Nobel chemistry winner discusses EV battery development
Michael Stanley Whittingham is one of 2019’s three Nobel Prize winners in chemistry, for his instrumental work in helping develop the lithium-ion batteries that power most electric vehicles (EV) today.
Bloomberg has just interviewed him, discussing what he sees as the lay of the land in EV technology, and what comes next. Since there could be few more reliable sources, we thought it would be worth taking note. Credit goes to the original source.
The Mercedes-Benz EQS has been spied during testing on public roads, and it looks to have a design very closely related to the Vision EQS unveiled at the 2019 Frankfurt motor show.
The large, swoopily-styled fastback promises to be quite a departure from the sedans in the company's current range.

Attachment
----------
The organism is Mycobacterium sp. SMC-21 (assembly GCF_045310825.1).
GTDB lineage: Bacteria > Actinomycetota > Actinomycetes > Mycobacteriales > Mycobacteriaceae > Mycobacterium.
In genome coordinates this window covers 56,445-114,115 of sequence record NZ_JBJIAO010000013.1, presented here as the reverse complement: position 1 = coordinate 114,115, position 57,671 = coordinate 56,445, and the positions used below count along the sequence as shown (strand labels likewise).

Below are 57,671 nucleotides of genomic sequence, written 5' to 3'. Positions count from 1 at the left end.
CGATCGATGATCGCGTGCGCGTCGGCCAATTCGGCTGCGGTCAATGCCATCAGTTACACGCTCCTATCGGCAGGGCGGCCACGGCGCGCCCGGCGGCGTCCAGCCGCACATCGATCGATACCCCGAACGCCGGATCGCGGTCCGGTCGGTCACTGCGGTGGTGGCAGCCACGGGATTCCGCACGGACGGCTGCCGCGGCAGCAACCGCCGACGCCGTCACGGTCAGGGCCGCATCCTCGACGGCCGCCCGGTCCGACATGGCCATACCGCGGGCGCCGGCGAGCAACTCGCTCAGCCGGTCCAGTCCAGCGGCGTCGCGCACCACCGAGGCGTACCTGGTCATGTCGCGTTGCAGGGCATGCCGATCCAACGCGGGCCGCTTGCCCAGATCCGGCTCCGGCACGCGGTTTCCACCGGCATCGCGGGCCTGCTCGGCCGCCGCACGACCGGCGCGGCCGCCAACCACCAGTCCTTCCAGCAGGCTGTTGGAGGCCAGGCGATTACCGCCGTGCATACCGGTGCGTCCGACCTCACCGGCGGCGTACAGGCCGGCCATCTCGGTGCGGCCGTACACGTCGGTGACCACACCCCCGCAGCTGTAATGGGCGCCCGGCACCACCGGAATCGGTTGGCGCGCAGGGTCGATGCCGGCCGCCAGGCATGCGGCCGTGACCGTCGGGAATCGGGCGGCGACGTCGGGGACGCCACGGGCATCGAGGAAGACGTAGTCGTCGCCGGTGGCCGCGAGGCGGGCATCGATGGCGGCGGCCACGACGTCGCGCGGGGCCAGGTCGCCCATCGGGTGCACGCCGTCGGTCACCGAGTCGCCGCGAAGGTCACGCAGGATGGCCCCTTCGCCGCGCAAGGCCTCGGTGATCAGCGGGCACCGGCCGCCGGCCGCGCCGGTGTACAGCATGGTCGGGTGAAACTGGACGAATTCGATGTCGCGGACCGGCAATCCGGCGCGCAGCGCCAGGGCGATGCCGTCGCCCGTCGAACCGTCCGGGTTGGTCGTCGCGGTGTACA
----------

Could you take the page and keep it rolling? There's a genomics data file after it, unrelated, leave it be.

Up front the EQS will have large triangular headlights framing a closed-off grille. The doors feature frameless windows and flushing-fitting pop-out door handles.
BMW M rules out front-drive high-performance models
BMW may have made a U-turn by embracing front-drive for its latest small passenger cars – after previously ridiculing front-drive in advertising – but high-performance models will remain exclusively rear-drive or all-wheel drive, says the boss of BMW M division.
When asked whether front-wheel drive might be suitable for high-performance M-branded models, the global boss of BMW M, Markus Flasch, said “No, it’s not”.
Ferrari has released its latest race-ready 488, the GT3 Evo, which will go head-to-head with stripped out McLaren, Mercedes-Benz, Lamborghini, and Porsche racers on circuits around the world.
Ferrari says it has focused on improving the aerodynamics, handling, safety and reliability of the 488 GT3, but it hasn't given the car any more power.
It's still powered by a 90-degree turbocharged V8 engine with its outputs determined by the FIA's Balance of Performance regulations.